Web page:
(I’m still not sure the Chosen One premise was central enough for HP’s success to depend on it. “Kid with a crappy life learns he has special magical powers” strikes me as the more important trope at work here, but in this world that’s not enough to make him Chosen.)

  4. Michael says:

    I agree with you, and I appreciate Sady Doyle’s points. But all these gripes seem to take it as a foregone conclusion that the HP series could have been the unprecedented success that it was, even without a chosen-one main character. I remember my avid-reader now-12-year-old encountering the “hidden prince” trope for the first time — he reread the chapter where Tip is revealed to actually be Ozma a dozen times.

    It’s easy to bash the Chosen One as a cheap way out of motivating part of your story. But you can’t deny its power, and frankly, I’m not willing to believe HP would have succeeded without it.

  5. Sam says:

    Greg: It’s totally not true that girls don’t buy books. Conventional wisdom says that girls, in fact, tend to do way more book-buying and -reading than boys; it’s why something like Guys Read is so unusual and important.

    That said, I think it is often true that boys won’t read books about girls, whereas the reverse is not true. If a book has a girl and only a girl on the cover, it’s a “girl book,” whereas a book with a boy on the cover can be for anyone who likes the genre it represents (science fiction, action, sports, mystery, whatever). Hunger Games, you’ll note, doesn’t have a person on the cover at all, and I bet that was a conscious decision.

    (The comment about boys’ and girls’ reading habits, btw, is about boys and girls, not men and women. I would venture a guess that the people who recommended HG to you were women, not girls, and therefore not the original target audience.)

  6. Sam says:

    Jaime: It’s a good point about the contrast with Draco and his henchmen. When Harry gets all snotty and stops talking to his friends, bad things happen, so it is clear that their teamwork is important.

    But he is ultimately the Chosen One — the horcrux, the Boy Who Lived, the celebrity. I agree with you that it could have been an interesting twist on that trope, but it ended up being pretty standard.

    And the prophecy totally should have been about Neville. Prophecies are only interesting if they mean something other than the obvious; duh!

  7. Sam says:

    Karen: “I don’t like the kind of fan-dom that refuses to see flaws.” Exactly! What’s the point of reading if there’s nothing to pick apart after?

    Lexi: That is a great quote from an awesome article. Thanks!

  8. Greg says:

    I’ve heard the whole “girls don’t buy books and boys don’t buy books about girls” thing before, but I’d be interested to see some demographic data on who was buying/reading The Hunger Games. Now that I think about it, most of the people who recommended it to me were female, but I’d be curious whether that’s a general trend.

  9. jaime says:

    Oh man, all of those articles are AWESOME. I agree with most everything critical, and also cheerfully admit to not caring: I love Harry Potter (and especially Hermione. Hermione + Neville 4eva.)

    That said, I thought Rowling did a MUCH more careful, thoughtful job with the Chosen One deal than most people, and then let it all go to hell in the end. Right up until then, Harry, Dumbledore, and even the Malfoys spent a lot of time interrogating Harry’s specialness. At some point someone (I think it’s a Malfoy) bothers to ask Voldemort WHAT’S YOUR DEAL being obsessed with this kid? In the end, it’s pretty much crazy Voldy’s single mindedness and the Celebrity of the People that makes Harry Chosen, which is kind of an interesting idea, except that having Harry be a horcrux kind of blows that up a bit. Also it would be better if the prophecy were about Neville. Although that comic is entirely accurate.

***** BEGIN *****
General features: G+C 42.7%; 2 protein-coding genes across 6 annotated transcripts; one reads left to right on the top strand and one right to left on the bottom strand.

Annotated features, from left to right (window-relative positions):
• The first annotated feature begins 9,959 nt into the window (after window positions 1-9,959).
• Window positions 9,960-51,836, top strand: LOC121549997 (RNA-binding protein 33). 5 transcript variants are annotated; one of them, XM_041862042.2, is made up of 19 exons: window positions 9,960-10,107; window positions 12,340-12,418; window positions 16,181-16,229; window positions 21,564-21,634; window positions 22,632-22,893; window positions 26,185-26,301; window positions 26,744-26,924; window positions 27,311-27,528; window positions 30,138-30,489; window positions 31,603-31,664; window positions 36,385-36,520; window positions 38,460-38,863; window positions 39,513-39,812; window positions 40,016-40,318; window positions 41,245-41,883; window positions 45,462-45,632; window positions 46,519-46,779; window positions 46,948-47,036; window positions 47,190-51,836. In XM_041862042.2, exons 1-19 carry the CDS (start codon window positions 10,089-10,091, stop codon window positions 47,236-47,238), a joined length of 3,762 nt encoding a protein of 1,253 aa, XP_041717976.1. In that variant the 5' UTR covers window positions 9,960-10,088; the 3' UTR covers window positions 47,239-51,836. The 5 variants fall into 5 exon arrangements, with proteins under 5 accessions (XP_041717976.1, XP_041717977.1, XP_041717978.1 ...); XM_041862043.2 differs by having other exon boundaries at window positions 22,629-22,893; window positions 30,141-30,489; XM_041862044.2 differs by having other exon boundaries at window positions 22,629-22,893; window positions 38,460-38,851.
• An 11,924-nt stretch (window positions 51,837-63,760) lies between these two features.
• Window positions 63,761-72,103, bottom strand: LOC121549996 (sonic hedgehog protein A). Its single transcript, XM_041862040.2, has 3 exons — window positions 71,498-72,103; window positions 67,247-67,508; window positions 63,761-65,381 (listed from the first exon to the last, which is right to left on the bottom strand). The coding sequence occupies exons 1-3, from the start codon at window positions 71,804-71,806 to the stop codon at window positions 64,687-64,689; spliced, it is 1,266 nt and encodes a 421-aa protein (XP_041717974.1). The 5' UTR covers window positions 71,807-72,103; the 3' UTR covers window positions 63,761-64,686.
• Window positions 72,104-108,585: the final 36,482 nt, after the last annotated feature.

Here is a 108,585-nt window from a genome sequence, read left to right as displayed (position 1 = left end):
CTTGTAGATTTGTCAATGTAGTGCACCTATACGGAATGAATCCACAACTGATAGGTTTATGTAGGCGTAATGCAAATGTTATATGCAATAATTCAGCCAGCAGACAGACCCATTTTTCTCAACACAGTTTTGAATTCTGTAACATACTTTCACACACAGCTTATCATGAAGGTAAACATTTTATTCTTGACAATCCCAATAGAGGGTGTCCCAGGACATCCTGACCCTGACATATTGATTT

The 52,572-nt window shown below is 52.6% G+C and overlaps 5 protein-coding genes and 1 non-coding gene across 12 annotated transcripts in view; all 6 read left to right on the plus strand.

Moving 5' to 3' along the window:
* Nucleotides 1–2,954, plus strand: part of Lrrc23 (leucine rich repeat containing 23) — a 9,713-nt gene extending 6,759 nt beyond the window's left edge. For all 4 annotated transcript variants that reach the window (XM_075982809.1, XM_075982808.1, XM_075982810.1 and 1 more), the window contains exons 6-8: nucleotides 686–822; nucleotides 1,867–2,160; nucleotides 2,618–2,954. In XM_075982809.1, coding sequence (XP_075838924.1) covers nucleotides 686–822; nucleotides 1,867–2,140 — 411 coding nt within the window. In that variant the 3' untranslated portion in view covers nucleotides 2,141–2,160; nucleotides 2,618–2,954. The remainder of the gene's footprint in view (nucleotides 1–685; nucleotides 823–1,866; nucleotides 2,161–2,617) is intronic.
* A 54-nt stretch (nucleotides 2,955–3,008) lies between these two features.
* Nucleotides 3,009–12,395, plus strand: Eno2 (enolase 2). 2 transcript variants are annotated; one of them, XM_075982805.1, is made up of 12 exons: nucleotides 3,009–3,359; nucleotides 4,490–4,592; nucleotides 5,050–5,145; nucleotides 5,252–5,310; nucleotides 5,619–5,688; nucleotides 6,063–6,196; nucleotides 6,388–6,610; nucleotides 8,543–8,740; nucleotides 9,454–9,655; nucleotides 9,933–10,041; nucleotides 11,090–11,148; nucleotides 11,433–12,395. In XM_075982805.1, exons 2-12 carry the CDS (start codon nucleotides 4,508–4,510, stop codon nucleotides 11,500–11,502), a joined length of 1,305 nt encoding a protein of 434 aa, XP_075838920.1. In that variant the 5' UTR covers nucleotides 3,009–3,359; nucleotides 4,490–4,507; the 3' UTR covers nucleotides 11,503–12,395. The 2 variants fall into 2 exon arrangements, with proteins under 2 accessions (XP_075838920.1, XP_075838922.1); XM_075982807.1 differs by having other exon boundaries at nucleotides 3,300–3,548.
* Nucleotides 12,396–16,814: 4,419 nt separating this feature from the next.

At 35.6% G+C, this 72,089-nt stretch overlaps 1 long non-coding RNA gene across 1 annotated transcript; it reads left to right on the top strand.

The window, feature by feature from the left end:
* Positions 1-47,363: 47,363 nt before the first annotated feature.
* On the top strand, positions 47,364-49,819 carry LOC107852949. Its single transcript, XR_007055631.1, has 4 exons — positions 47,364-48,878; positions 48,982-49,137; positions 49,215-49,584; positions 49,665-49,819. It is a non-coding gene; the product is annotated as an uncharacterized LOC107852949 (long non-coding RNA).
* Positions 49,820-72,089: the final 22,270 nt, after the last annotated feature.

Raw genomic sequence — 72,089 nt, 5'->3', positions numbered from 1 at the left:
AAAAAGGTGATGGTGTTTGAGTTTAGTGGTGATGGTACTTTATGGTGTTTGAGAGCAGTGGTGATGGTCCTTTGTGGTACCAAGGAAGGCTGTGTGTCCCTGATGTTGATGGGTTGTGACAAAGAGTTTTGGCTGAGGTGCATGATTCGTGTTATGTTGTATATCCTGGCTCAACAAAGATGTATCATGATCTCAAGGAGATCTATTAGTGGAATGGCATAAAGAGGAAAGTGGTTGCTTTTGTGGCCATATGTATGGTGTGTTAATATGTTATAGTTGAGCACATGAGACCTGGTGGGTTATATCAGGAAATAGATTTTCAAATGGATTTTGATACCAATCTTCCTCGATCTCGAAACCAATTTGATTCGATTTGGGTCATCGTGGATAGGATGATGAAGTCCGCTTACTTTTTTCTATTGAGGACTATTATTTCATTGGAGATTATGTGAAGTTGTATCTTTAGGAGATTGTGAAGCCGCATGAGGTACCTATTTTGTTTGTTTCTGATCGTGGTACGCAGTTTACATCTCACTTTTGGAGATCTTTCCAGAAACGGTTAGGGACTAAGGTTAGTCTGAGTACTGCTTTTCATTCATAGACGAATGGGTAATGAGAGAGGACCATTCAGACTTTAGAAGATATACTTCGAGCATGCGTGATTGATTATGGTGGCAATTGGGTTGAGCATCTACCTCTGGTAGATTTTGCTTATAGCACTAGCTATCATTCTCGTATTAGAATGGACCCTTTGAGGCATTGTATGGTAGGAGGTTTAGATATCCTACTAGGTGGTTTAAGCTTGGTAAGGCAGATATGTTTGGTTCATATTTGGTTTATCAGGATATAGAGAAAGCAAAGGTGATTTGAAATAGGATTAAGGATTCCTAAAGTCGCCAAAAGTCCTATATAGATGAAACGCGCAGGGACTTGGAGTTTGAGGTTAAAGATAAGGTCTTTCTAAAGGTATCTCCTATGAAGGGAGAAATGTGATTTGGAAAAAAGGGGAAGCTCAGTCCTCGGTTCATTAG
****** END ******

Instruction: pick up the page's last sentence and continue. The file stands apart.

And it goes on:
But Harry IS special, even if he only becomes special as a result of being told so. His major attribute, we are told every book, is that Harry is brave, is willing to stick up for the weak and nerdy (though not nerdy himself, for sure), and most importantly, is able to combine those qualities in a characteristic I’m going to call “Bravery as a result of caring about and being cared about by others.” That’s a pretty neat set of qualities, worthy of admiration.
    In addition, while for the sake of convention there’s always a Harry Alone showdown, we constantly see Harry succeed due to relying on the help of others, especially Hermione. It’s clear that his Chosenness would be totally a death sentence without her, and their teamwork is often a crucial difference from Draco and his sidekicks. (Anytime a Draco henchman acts on his own initiative, which is rarely, things go up in flames, sometimes literally, so mostly they just do as Draco says.)

  10. Lexi says:

    This is an excellent examination of why the series just didn’t engage me, ultimately. No matter how much I tried. Harry is this golden boy who is important by chance, and achieves a lot of success (though not all) without very much work. That’s never going to be my guy.
    Here is another one:
    The gist is that the series succeeded so wildly where other similar stories did not because Harry & his band of misfit heroes are NOT actually misfits, and so more readers can identify with them. Whereas me, I like my heroes to be as nerdy and outcast as you can get. Best line here:
    “if The Social Network took place at Hogwarts, Mark Zuckerberg would be in Slytherin and the Winklevoss twins would be in Gryffindor.”

  11. Karen Keely says:

    First of all, EXACTLY! None of that making-fun-of-SPEW crap that upset me so much in the HP books.

    Second, the chosen one business? One of the many things I like better about the Percy Jackson series. Yes, in a way Percy is “chosen” by virtue of being Poseidon’s son … but he’s not the only demi-god around (which is actually key to the whole series), and in fact (not to spoil things too much) the resolution in the last book is dramatically opposite the eye-rolling HP scene that you describe here.

    I’m not at all hatin’ on HP — I always got the new book within hours of release and read it immediately, although I don’t have that same devotion to the films — but I don’t like the kind of fan-dom that refuses to see flaws.